When someone tearfully says in the midst of a rational discussion on science and religion that "I truly believe that Jesus is my savior" or gives as the basis of some crackpot belief (like the Earth is 6,000 years old) that this is what his faith tells him is true, and is clearly upset because the rest of us are not taking such beliefs seriously, what are we supposed to do? What has been expected of us in the past, and which is what I am afraid that the accommodationist position encourages, is to treat such outbursts as either a sensible contribution to the conversation and try and soothe the person's wounded feelings or change the subject to avoid having to contradict someone's sincerely held beliefs, thus effectively ending the discussion. This is precisely how religious beliefs have shielded themselves, by expecting us to accommodate the emotional beliefs and feelings of religious people, and treating them as things that cannot be directly challenged.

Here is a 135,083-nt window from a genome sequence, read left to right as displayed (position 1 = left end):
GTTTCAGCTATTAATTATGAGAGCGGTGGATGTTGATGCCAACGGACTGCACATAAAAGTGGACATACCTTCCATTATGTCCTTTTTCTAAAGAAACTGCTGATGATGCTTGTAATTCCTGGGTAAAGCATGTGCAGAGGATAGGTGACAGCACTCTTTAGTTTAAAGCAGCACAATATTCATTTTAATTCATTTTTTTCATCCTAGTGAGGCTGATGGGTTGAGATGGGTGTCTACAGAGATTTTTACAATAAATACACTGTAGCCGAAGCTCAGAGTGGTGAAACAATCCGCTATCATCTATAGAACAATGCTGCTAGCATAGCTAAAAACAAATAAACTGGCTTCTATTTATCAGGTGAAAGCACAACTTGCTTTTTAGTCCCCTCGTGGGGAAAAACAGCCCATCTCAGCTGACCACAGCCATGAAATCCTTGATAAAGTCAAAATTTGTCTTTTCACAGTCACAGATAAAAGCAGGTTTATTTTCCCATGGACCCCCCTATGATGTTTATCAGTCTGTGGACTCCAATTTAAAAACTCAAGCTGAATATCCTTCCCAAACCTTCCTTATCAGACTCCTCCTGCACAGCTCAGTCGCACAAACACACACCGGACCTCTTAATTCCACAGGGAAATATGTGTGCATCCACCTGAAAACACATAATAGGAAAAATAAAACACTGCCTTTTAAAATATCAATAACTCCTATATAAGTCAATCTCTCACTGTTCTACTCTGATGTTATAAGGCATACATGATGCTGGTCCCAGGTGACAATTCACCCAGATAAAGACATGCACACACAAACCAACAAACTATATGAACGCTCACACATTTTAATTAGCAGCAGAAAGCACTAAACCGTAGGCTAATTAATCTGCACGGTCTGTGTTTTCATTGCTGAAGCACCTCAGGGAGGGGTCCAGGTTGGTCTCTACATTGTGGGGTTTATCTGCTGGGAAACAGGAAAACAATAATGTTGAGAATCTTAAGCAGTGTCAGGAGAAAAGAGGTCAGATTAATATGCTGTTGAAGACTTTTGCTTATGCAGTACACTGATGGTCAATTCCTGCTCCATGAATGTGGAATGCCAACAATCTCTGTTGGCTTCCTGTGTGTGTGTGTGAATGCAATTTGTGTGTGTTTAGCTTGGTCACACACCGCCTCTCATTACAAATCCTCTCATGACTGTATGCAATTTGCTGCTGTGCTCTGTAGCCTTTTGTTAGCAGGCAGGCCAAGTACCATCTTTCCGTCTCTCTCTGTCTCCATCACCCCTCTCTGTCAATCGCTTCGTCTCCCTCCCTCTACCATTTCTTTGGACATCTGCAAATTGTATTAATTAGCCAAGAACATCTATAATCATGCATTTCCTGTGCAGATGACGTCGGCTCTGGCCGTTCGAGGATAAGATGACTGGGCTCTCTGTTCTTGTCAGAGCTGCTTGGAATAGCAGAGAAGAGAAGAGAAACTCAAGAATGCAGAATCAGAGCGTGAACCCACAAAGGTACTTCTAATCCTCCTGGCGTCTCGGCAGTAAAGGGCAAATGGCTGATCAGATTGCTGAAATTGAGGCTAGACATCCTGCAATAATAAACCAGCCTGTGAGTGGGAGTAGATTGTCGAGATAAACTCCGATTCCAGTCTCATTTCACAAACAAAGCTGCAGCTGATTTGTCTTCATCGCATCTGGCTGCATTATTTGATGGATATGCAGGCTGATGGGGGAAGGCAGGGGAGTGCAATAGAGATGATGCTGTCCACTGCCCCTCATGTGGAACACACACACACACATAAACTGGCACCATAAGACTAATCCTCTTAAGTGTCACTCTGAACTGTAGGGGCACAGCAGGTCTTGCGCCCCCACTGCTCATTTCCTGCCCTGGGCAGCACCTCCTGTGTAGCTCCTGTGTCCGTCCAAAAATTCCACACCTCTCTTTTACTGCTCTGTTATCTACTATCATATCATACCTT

What we should really do when people say such things is say something like "Good for you! But what you sincerely believe in the absence of any credible evidence is not really pertinent to this discussion, so let's move on, shall we?" In essence that is what the Cleveland Freethinkers group eventually did, although they took some time to do so because initially it was taken aback and spent some time trying to cater to the feelings of the Christian and not hurt them

The philosopher Richard Rorty grappled with this same question in a 1994 essay titled Religion as Conversation-stopper that I wrote about earlier. Rorty says that the silence that usually accompanies someone's fervent statement about their religious beliefs "masks the group's inclination to say, 'So what? We weren't discussing your private life; we were discussing public policy. Don't bother us with matters that are not our concern.' This would be my own inclination in such a situation."